Just before Thanksgiving, I had the opportunity to speak to the state's only brain aneurysm support group, which is sponsored by the Joe Niekro Foundation and Duke Raleigh Hospital. Natalie Niekro founded the Joe Niekro Foundation in 2007 in honor her father who lost his life from a sudden cerebral brain aneurysm on October 27, 2006. Many remember Joe as a major league knuckleballer who the Cubs (my team) drafted in 1966 and who achieve his greatest fame with the Houston Astros. The foundation is based in Scottsdale, AZ; however, there are foundation affiliates across the country.
Speaking to the aneurysm support group was important to me because I have four aneurysms of my own. It was just about this time in 2009 that three of the four aneurysms were treated via a process known as coiling. Not all aneurysms are eligible for coiling. I was lucky. I was out of the hospital about 36 hours after I had arrived. All I needed was a little Vicodin for my headache, and otherwise, I was told just to take it easy for the next two weeks. Who knew that brain surgery would be one of the easiest surgeries I've had yet?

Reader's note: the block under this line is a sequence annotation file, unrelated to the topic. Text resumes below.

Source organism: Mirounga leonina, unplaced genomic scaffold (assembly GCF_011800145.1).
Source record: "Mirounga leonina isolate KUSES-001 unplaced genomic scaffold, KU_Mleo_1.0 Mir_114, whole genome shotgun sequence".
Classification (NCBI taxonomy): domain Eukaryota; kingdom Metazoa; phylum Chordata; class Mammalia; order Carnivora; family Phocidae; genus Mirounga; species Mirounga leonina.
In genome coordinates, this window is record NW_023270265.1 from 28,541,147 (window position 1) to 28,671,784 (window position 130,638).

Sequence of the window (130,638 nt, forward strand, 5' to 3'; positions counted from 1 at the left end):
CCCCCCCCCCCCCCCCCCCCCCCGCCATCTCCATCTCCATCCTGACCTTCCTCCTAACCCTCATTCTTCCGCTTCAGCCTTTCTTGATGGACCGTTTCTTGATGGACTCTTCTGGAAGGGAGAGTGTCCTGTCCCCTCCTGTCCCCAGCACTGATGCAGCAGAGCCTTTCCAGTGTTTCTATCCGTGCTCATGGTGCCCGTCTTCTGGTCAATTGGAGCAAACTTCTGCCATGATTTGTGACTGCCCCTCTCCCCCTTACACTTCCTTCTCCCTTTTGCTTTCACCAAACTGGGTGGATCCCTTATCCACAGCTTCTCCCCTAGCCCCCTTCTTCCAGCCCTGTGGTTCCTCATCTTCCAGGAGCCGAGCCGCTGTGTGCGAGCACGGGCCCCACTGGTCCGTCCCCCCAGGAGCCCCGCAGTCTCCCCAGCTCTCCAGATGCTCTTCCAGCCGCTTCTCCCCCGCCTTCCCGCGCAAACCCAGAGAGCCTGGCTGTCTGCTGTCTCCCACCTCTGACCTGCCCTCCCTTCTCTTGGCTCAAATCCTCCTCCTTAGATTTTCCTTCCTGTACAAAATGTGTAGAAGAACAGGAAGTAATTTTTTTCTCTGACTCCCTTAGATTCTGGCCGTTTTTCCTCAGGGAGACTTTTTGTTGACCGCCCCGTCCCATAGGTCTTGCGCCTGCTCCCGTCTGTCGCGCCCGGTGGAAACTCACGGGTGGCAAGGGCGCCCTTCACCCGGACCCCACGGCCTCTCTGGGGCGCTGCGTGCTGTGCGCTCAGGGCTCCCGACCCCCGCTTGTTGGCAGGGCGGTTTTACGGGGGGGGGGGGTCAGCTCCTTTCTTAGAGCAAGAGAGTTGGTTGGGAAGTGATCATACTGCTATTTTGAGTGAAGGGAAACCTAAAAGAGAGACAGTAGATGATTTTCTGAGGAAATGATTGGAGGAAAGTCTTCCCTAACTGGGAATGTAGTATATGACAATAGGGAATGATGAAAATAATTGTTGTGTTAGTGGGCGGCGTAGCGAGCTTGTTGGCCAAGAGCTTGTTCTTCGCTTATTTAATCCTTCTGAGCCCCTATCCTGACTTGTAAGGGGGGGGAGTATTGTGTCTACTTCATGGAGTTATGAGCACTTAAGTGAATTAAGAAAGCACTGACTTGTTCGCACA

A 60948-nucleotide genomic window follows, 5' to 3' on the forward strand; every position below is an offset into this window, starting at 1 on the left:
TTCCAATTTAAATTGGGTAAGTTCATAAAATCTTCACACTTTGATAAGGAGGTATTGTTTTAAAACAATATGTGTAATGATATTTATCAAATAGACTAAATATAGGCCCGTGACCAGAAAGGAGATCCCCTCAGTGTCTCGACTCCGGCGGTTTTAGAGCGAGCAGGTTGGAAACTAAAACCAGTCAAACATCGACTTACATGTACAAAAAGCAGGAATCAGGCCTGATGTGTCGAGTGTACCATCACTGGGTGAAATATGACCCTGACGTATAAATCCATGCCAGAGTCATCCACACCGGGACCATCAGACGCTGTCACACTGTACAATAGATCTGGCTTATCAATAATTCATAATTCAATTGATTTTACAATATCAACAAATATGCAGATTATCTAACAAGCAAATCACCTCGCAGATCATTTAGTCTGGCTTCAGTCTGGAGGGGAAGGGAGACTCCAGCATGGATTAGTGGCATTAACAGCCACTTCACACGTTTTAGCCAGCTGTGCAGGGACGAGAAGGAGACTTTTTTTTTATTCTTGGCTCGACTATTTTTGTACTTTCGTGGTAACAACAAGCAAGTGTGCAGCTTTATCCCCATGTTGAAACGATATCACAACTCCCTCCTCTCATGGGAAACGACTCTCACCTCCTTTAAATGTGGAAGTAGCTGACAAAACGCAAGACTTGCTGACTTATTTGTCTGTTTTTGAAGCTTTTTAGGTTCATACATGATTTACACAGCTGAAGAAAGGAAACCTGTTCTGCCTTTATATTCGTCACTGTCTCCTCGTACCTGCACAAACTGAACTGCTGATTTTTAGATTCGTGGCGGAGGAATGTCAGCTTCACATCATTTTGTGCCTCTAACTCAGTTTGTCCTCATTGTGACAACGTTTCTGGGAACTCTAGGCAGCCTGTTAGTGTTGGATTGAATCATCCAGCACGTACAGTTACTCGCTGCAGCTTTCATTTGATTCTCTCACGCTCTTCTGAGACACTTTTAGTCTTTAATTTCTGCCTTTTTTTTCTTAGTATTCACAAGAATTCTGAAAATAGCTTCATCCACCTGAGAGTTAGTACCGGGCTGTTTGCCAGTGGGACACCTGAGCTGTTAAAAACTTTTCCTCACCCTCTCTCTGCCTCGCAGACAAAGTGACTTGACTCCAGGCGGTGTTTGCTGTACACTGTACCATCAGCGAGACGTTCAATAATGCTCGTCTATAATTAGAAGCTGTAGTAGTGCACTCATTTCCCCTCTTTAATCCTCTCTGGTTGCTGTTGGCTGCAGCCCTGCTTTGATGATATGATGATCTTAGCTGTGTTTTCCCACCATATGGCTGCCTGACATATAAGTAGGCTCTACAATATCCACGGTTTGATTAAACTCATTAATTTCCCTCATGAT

Exactly why I developed aneurysms is unknown. There is evidence that they are side effects of my overall diagnosis of fibromuscular dysplasia. It's also been said that I may have an undiagnosed and unidentified connective tissue disease overlap that would lead to aneurysms. Speaking to the Niekro Foundation's group allowed me to talk about my aneurysms in the context of FMD and subsequently how social media has played a part in having a disease like FMD.
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